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From: Roland Schwarz (roland.schwarz_at_[hidden])
Date: 2006-10-31 11:49:15

Peter Dimov wrote:
> Have you ever encountered a situation in which you needed an implementation
> that could starve readers or writers?

Al tough recognizing that this question likely is meant as a rhetorical
one, I do not think that it matters whether I encountered such a
situation. But I can easily envision an example:
Garbage collection: one class of threads that use a container in a way
that strongly interferes with the garbage collector. The first class
are the "readers" and the garbage collector is the writer. The "readers"
should be able to hold off the garbage collector with priority.

I have to admit that this example is somewhat uncorrelated to a
rw-lock since the "readers" likely are not only performing ro access.

But perhaps I have a different concpetion about rw locks. To me they
are a special case of the more general group locks.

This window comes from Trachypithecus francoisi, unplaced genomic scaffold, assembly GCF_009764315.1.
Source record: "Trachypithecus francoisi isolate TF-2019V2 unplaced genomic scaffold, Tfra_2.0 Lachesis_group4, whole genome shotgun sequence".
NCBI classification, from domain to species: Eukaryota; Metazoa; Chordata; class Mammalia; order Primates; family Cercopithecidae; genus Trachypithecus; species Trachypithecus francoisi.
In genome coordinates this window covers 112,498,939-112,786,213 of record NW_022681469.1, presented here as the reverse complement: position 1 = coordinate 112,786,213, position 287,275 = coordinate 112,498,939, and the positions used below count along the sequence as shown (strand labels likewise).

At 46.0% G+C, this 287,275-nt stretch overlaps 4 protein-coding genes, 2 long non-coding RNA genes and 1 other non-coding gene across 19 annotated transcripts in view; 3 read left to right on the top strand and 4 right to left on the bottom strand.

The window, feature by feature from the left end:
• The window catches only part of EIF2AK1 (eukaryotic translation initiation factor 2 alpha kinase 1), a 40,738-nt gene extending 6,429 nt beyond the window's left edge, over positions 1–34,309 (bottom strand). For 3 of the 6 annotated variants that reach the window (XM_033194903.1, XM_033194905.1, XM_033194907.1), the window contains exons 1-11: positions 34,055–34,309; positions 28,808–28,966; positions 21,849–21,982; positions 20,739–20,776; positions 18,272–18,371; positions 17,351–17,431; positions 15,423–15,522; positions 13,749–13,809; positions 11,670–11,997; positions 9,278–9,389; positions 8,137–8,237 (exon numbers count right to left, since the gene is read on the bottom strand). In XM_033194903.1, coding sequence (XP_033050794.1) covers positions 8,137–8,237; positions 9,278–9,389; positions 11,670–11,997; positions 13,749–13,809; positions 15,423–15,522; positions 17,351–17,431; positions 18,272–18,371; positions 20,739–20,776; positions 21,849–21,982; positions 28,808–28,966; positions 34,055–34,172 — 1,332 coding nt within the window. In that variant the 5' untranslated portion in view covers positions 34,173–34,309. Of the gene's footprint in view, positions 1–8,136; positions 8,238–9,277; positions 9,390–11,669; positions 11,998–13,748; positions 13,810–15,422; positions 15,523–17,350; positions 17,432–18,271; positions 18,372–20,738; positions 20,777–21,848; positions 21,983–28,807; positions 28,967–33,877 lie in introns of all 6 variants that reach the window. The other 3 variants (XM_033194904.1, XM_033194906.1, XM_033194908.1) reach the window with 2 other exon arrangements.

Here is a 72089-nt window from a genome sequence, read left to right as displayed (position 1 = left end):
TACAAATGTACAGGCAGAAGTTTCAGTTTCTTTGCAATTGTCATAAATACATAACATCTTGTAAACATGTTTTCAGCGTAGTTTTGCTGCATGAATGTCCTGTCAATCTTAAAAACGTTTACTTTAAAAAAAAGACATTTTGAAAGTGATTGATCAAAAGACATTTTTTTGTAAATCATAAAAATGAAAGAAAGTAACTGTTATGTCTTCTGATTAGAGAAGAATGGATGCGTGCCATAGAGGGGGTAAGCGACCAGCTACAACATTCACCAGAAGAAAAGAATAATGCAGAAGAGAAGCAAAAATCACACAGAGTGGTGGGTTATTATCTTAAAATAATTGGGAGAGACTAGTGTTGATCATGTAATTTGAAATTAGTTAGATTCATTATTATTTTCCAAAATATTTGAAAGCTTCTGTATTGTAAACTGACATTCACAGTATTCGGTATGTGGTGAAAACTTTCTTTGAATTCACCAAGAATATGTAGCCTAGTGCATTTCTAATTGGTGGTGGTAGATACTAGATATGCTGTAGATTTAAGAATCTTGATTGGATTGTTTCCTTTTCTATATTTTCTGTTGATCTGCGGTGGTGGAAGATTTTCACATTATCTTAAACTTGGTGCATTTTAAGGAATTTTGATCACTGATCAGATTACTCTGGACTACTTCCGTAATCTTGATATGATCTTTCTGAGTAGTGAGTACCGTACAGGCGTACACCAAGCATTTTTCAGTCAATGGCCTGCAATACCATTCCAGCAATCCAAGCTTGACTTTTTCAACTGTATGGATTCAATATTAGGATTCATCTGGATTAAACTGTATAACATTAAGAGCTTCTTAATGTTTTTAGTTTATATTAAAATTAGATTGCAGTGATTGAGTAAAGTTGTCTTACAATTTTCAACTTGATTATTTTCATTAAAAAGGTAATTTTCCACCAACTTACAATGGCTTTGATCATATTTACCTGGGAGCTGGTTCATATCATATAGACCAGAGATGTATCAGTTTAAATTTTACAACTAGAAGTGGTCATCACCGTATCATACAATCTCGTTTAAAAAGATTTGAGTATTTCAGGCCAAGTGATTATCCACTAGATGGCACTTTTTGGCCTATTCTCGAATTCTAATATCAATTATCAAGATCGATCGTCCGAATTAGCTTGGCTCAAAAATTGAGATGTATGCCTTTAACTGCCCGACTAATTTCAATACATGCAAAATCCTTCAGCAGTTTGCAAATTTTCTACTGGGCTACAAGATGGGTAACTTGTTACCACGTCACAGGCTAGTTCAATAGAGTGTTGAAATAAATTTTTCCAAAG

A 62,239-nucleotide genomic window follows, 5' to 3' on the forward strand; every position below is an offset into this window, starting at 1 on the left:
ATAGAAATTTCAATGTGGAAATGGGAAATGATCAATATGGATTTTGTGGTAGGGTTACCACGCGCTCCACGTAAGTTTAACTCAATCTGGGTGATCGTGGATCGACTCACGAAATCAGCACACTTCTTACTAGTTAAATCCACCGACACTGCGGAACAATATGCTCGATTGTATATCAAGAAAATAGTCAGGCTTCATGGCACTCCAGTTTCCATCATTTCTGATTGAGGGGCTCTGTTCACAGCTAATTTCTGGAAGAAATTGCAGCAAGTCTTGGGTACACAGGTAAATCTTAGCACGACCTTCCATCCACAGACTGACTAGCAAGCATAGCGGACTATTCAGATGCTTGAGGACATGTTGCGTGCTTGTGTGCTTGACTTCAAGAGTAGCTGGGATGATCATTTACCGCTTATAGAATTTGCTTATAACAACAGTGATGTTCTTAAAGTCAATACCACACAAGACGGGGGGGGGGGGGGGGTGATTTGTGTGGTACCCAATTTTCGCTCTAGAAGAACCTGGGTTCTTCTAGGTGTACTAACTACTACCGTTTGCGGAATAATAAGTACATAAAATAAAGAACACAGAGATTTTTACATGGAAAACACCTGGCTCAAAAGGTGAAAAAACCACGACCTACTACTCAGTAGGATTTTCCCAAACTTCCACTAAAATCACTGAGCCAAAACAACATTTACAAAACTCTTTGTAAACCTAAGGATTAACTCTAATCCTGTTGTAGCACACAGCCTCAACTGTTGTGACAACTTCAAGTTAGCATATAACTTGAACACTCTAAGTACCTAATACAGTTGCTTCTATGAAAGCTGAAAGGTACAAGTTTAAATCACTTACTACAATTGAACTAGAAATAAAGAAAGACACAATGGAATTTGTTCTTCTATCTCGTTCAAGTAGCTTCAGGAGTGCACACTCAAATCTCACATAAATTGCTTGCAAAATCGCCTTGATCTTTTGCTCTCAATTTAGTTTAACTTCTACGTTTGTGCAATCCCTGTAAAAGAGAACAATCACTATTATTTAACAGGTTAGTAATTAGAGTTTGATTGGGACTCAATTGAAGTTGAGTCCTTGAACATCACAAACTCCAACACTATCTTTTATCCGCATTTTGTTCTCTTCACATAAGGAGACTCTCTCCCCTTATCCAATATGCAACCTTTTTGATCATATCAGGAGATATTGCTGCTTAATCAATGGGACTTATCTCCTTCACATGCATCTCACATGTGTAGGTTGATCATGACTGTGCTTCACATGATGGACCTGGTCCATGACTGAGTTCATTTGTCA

> There are very few cases in which an rwlock is used for its semantics; by
> this I mean that the rwlock cannot be replaced by a mutex without changing
> the correctness of the code.

Ok, understood, but there are cases.

> In the majority of cases, a resource is
> protected by a rwlock not because the program logic demands reader
> parallelism, but because there is potentially a performance advantage in
> allowing reader parallelism.
> Therefore, if by replacing a rwlock with a mutex you are realizing a
> performance gain, this rwlock implementation has a negative contribution to
> the value of the library, because it lures users into what they believe to
> be an optimization, but is actually a pessimization. False advertising and
> all that.

Agreed. But what is wrong on providing the other scheduling strategies
as well? Do you think that the current interface does prohibit
And what is wrong to also have a generic variant for platforms where the
optimization has not yet been carried out?

If you think the interface is lacking, could you please tell in which


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